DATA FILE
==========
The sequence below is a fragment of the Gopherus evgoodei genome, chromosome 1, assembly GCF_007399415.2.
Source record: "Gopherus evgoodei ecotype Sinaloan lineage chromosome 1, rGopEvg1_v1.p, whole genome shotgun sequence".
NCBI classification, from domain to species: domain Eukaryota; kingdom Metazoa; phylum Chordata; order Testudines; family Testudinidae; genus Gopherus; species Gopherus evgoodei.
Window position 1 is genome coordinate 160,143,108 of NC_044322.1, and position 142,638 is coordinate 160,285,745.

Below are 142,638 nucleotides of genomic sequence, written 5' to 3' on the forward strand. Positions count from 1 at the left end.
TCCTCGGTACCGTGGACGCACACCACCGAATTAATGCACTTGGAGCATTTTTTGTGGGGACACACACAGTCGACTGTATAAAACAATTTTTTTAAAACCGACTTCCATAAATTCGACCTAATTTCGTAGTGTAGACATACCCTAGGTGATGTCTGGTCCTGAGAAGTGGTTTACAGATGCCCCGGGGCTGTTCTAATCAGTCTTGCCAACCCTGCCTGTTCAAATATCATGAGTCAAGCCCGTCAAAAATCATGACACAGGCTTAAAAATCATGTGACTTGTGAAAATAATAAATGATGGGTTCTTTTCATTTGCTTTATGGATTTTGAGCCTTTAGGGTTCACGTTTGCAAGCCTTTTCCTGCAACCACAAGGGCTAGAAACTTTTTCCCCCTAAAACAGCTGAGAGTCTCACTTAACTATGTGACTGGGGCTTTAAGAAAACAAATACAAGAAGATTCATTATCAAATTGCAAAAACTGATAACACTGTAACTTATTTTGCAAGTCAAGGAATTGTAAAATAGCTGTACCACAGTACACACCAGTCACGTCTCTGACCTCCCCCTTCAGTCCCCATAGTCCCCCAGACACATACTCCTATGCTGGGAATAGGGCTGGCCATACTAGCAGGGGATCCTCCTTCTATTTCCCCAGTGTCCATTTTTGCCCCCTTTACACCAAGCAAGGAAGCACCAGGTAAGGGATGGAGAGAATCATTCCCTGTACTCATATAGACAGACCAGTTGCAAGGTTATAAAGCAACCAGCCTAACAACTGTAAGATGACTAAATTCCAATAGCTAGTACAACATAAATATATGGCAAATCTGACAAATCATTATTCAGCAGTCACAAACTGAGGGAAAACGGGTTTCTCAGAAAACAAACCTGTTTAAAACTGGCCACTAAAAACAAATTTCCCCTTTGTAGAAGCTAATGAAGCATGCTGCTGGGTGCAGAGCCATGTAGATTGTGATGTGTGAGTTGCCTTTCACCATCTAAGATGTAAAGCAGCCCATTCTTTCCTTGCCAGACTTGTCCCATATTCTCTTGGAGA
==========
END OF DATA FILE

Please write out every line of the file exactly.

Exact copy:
The sequence below is a fragment of the Gopherus evgoodei genome, chromosome 1, assembly GCF_007399415.2.
Source record: "Gopherus evgoodei ecotype Sinaloan lineage chromosome 1, rGopEvg1_v1.p, whole genome shotgun sequence".
NCBI classification, from domain to species: domain Eukaryota; kingdom Metazoa; phylum Chordata; order Testudines; family Testudinidae; genus Gopherus; species Gopherus evgoodei.
Window position 1 is genome coordinate 160,143,108 of NC_044322.1, and position 142,638 is coordinate 160,285,745.

Below are 142,638 nucleotides of genomic sequence, written 5' to 3' on the forward strand. Positions count from 1 at the left end.
TCCTCGGTACCGTGGACGCACACCACCGAATTAATGCACTTGGAGCATTTTTTGTGGGGACACACACAGTCGACTGTATAAAACAATTTTTTTAAAACCGACTTCCATAAATTCGACCTAATTTCGTAGTGTAGACATACCCTAGGTGATGTCTGGTCCTGAGAAGTGGTTTACAGATGCCCCGGGGCTGTTCTAATCAGTCTTGCCAACCCTGCCTGTTCAAATATCATGAGTCAAGCCCGTCAAAAATCATGACACAGGCTTAAAAATCATGTGACTTGTGAAAATAATAAATGATGGGTTCTTTTCATTTGCTTTATGGATTTTGAGCCTTTAGGGTTCACGTTTGCAAGCCTTTTCCTGCAACCACAAGGGCTAGAAACTTTTTCCCCCTAAAACAGCTGAGAGTCTCACTTAACTATGTGACTGGGGCTTTAAGAAAACAAATACAAGAAGATTCATTATCAAATTGCAAAAACTGATAACACTGTAACTTATTTTGCAAGTCAAGGAATTGTAAAATAGCTGTACCACAGTACACACCAGTCACGTCTCTGACCTCCCCCTTCAGTCCCCATAGTCCCCCAGACACATACTCCTATGCTGGGAATAGGGCTGGCCATACTAGCAGGGGATCCTCCTTCTATTTCCCCAGTGTCCATTTTTGCCCCCTTTACACCAAGCAAGGAAGCACCAGGTAAGGGATGGAGAGAATCATTCCCTGTACTCATATAGACAGACCAGTTGCAAGGTTATAAAGCAACCAGCCTAACAACTGTAAGATGACTAAATTCCAATAGCTAGTACAACATAAATATATGGCAAATCTGACAAATCATTATTCAGCAGTCACAAACTGAGGGAAAACGGGTTTCTCAGAAAACAAACCTGTTTAAAACTGGCCACTAAAAACAAATTTCCCCTTTGTAGAAGCTAATGAAGCATGCTGCTGGGTGCAGAGCCATGTAGATTGTGATGTGTGAGTTGCCTTTCACCATCTAAGATGTAAAGCAGCCCATTCTTTCCTTGCCAGACTTGTCCCATATTCTCTTGGAGA